Should You Sell Your House and Rent Until the Market Cools Down?
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With mortgage rates rising and inventory opening up, many experts believe that the red-hot pandemic housing market has peaked. That has homeowners considering selling while prices are still sky-high and renting until the market cools so they can buy once again at a more reasonable price and pocket the difference.
It’s a great plan — as long as you can sell high and rent low at the same time.
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“I advise any home seller not to cash out of their current home unless they have a better, more right-sized, profitable and best-life home or apartment lined up to buy or rent next,” said Baron Christopher Hanson of Coldwell Banker Realty. “In other words, selling for a high price and then having to turn around and buy or rent at an even higher price or unfavorable rate is not a good idea.”
The trick is to sell in a hot market and rent in a cooler one nearby.
“The best markets to sell a home and then rent are typically bustling and in-demand job market cities and high tourism or waterfront towns whereby more affordable or rural rental housing exists several miles outside of the sexy city center,” Hanson said.
Here’s a look at where that strategy might work.
When it comes to places where sellers are holding all the cards, expert after expert who spoke with GOBankingRates mentioned Arizona in general and Phoenix specifically.
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“The greater Phoenix housing market is strong this year,” said Ava Martin, founder of Quality Water Lab. “The typical value of the property in this area has increased by 31% and the prices are expected to rise more in the next 12 months.”
Cristina Cason, real estate investor and co-founder of Texas Family Homebuyers, is more emphatic in her opinion of the situation in the Southwest.
“The Phoenix, Arizona, market is a hot mess right now,” Cason said. “More than 50% of houses sold above the listing price. The average increase in selling price was about 33%. On the other hand, the rental market has fared much better. The rental price has stabilized, and it makes more sense to sell your house and rent.”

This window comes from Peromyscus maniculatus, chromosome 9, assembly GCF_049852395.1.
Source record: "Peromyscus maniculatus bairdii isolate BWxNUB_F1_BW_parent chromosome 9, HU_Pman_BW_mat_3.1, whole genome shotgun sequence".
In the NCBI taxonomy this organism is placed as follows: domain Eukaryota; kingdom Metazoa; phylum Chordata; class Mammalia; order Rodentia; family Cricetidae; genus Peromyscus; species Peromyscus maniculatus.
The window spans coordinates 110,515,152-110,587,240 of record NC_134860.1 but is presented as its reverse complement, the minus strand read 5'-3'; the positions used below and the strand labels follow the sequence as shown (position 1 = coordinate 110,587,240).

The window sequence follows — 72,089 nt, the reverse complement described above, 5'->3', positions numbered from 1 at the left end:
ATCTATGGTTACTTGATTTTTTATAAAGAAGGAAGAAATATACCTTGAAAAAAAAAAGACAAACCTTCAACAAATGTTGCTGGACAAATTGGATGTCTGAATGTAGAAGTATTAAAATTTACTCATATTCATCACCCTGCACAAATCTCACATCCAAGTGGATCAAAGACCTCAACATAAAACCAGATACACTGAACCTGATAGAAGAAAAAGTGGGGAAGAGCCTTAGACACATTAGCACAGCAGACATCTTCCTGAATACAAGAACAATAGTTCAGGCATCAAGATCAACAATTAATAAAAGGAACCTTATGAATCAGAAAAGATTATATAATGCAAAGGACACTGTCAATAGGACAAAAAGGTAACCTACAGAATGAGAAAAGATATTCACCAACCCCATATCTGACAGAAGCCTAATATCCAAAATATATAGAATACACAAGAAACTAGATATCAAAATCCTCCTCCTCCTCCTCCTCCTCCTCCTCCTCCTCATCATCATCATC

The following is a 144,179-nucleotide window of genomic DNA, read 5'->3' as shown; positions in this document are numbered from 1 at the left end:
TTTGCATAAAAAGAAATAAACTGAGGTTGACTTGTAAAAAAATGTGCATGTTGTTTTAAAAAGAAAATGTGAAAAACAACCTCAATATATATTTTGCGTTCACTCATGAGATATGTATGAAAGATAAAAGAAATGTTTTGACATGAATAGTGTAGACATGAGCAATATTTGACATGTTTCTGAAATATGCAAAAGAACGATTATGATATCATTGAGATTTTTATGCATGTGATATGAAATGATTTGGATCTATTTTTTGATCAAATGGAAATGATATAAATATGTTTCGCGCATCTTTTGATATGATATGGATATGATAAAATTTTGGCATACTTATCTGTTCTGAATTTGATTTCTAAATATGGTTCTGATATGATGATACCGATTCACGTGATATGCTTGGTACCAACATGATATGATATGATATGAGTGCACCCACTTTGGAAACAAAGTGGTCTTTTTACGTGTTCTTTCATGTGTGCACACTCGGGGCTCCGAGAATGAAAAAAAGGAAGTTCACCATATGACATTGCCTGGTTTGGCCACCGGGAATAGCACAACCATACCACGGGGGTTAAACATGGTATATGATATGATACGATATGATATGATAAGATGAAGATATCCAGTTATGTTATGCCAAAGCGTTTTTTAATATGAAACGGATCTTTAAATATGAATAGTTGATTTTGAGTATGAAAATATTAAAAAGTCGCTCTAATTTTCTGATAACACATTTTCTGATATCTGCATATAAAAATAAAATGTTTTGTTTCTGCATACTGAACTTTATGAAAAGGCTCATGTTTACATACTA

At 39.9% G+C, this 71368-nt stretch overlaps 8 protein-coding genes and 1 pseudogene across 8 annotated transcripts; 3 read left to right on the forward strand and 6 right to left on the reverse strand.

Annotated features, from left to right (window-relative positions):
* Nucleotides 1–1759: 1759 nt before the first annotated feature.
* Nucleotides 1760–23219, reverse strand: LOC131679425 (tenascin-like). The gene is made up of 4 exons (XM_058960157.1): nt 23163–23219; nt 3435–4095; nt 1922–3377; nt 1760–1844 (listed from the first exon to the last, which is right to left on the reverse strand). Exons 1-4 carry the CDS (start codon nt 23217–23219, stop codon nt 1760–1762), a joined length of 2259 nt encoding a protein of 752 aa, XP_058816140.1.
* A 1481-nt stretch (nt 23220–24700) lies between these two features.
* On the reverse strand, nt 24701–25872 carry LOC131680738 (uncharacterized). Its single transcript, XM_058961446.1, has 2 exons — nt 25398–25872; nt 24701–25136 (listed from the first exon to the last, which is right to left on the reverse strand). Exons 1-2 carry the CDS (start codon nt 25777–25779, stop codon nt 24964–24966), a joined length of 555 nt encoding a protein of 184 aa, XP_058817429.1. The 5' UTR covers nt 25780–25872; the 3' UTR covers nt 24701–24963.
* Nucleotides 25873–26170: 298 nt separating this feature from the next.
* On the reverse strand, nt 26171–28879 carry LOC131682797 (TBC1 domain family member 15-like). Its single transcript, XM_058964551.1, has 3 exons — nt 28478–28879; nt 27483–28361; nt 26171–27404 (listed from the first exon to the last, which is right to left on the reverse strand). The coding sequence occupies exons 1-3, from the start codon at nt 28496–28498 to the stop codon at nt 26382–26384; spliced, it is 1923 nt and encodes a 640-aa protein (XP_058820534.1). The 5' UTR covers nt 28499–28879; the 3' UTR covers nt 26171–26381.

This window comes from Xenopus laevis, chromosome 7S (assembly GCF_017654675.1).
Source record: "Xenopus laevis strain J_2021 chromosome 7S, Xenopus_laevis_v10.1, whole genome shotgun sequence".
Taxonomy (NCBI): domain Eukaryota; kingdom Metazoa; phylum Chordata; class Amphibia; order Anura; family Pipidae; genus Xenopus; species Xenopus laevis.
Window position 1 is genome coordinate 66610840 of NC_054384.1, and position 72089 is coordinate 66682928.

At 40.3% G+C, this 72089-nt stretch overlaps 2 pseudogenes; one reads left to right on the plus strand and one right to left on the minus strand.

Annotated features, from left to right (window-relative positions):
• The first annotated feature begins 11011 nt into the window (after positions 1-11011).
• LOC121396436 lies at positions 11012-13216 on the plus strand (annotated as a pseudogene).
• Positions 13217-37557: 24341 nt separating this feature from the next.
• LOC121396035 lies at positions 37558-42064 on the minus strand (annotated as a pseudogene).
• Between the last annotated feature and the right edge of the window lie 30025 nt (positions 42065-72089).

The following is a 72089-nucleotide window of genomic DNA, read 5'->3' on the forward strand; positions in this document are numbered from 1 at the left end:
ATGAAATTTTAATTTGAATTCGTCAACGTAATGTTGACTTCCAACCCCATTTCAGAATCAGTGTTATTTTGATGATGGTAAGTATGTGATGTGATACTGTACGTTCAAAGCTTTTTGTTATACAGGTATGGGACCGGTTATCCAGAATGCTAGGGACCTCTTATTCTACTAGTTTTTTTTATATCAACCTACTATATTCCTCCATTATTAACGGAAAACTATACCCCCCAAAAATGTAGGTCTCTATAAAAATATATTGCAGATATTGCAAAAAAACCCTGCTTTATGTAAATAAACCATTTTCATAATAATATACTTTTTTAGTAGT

California’s Bay Area
As Hanson said, the best markets to sell and rent will be pricey metropolitan hubs with in-demand job markets, a description that fits the Bay Area perfectly.
“If you live in San Jose, California, you should look to sell your house and rent until the market cools down,” said John Riedl, CEO of Easy Cash Offer Florida. “As of 2021, the average home sale price in San Jose exceeds the $1 million mark. This is an opportunity too good to turn down, even if you weren’t initially planning to move.
“The real estate market in the city is very hot at the moment due to the after-effects of the pandemic, and you don’t know how long it will last, so now’s the time to act. You’re probably going to make a profit of over 30% if you act fast.”
Then, of course, there’s the city after which the Bay Area is named.
“San Francisco is one market where you should consider selling your house and renting until the market cools down,” said Tim Schroeder, licensed Realtor and owner of Learning Real Estate. “The massive imbalance between supply and demand in the city has caused housing prices to soar. Currently, the average sale price is over $800,000, so it’s an excellent opportunity for homeowners to make their move. The ROI will be incredible. You can rent until the market cools down, then buy again at the right time. You’ll be left with a significant profit this way.”
In Sin City, one key metric shows just how out of balance the seller’s market has become — and if you can sell high there, Nevada offers plenty of low-cost places to rent nearby.
“In Las Vegas back in February, inventory was at 0.7 months,” said Jennifer A. Chiongbian, real estate broker and founder of ProRealEstateWriter.com. “For March, it was at two months. A balanced market has six to seven months’ worth of inventory. Selling your home now and renting makes sense to take advantage of the tight market and higher prices, which will eventually correct.”
The big city on the far end of Western Pennsylvania — which has plenty of nearby low-cost towns for renters — is currently offering sellers a golden opportunity. But not for long.
“In the Pittsburgh market, sellers have a brief window right now to benefit from the heavily weighted and somewhat inflated seller’s market,” said JoAnn Echtler, a Pittsburgh real estate agent. “With interest rates ticking up almost weekly, we are already seeing signs of a drop-off in buyers, especially in the lower price points.”
With money getting more expensive to borrow, buyers can’t afford as much home and simply won’t be able to put in offers above asking price, as they still are now.
“This could mean a substantial drop in cash-out equity for the seller,” Echtler said, “enough that selling now and taking on a short-term lease — which is still affordable in this market — makes sense. I’ve had quite a few sellers choose this path in the past year.”
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